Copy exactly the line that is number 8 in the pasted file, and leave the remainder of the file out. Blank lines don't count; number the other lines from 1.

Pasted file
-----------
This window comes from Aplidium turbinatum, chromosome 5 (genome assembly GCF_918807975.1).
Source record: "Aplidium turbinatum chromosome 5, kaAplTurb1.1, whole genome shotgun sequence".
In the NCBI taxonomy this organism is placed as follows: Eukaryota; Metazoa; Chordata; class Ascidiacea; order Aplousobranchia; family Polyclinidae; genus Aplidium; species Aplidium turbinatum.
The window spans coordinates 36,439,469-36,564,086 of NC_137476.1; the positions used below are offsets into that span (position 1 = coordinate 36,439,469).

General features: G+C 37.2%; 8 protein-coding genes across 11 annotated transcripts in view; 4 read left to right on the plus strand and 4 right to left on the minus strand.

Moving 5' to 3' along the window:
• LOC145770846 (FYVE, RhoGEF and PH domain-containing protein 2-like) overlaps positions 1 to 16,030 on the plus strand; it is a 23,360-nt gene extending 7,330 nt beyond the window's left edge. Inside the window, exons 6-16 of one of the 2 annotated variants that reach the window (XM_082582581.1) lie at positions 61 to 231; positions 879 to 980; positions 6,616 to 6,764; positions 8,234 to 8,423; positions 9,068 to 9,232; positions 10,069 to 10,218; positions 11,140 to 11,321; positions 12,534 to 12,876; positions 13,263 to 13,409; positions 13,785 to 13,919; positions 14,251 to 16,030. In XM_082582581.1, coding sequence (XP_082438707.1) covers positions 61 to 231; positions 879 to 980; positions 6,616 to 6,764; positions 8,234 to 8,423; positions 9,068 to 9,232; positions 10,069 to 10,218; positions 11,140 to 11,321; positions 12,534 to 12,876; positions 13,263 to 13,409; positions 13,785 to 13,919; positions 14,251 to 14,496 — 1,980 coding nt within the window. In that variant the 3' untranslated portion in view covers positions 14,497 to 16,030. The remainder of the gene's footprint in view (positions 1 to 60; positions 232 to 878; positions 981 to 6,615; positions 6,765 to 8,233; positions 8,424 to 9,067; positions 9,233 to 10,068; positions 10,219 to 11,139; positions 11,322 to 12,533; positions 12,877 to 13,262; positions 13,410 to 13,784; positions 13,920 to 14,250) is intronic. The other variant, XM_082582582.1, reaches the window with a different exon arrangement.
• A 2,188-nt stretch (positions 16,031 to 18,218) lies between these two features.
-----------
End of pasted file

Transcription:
• A 2,188-nt stretch (positions 16,031 to 18,218) lies between these two features.